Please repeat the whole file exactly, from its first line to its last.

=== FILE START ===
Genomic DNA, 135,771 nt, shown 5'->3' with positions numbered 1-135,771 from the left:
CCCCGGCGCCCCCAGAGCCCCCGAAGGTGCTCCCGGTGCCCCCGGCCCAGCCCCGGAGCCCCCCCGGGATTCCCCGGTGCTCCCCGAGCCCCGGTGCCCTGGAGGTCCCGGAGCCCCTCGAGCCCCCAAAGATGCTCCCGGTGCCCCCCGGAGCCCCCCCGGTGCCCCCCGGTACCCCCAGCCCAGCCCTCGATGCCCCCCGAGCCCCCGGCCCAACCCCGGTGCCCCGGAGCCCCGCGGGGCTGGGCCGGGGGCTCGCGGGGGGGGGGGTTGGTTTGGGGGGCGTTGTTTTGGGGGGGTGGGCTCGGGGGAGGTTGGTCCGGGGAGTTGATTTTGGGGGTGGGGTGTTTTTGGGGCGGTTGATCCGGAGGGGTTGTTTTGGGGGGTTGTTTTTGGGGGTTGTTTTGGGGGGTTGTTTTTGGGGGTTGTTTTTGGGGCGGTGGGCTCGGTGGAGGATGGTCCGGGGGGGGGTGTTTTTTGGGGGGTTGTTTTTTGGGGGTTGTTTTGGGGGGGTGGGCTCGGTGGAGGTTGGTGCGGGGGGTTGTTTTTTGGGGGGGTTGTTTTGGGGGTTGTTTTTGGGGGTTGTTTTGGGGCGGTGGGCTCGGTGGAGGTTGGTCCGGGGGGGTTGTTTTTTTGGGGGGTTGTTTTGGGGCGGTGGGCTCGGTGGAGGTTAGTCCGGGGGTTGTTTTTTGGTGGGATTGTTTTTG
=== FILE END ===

Genomic DNA, 135,771 nt, shown 5'->3' with positions numbered 1-135,771 from the left:
CCCCGGCGCCCCCAGAGCCCCCGAAGGTGCTCCCGGTGCCCCCGGCCCAGCCCCGGAGCCCCCCCGGGATTCCCCGGTGCTCCCCGAGCCCCGGTGCCCTGGAGGTCCCGGAGCCCCTCGAGCCCCCAAAGATGCTCCCGGTGCCCCCCGGAGCCCCCCCGGTGCCCCCCGGTACCCCCAGCCCAGCCCTCGATGCCCCCCGAGCCCCCGGCCCAACCCCGGTGCCCCGGAGCCCCGCGGGGCTGGGCCGGGGGCTCGCGGGGGGGGGGGTTGGTTTGGGGGGCGTTGTTTTGGGGGGGTGGGCTCGGGGGAGGTTGGTCCGGGGAGTTGATTTTGGGGGTGGGGTGTTTTTGGGGCGGTTGATCCGGAGGGGTTGTTTTGGGGGGTTGTTTTTGGGGGTTGTTTTGGGGGGTTGTTTTTGGGGGTTGTTTTTGGGGCGGTGGGCTCGGTGGAGGATGGTCCGGGGGGGGGTGTTTTTTGGGGGGTTGTTTTTTGGGGGTTGTTTTGGGGGGGTGGGCTCGGTGGAGGTTGGTGCGGGGGGTTGTTTTTTGGGGGGGTTGTTTTGGGGGTTGTTTTTGGGGGTTGTTTTGGGGCGGTGGGCTCGGTGGAGGTTGGTCCGGGGGGGTTGTTTTTTTGGGGGGTTGTTTTGGGGCGGTGGGCTCGGTGGAGGTTAGTCCGGGGGTTGTTTTTTGGTGGGATTGTTTTTG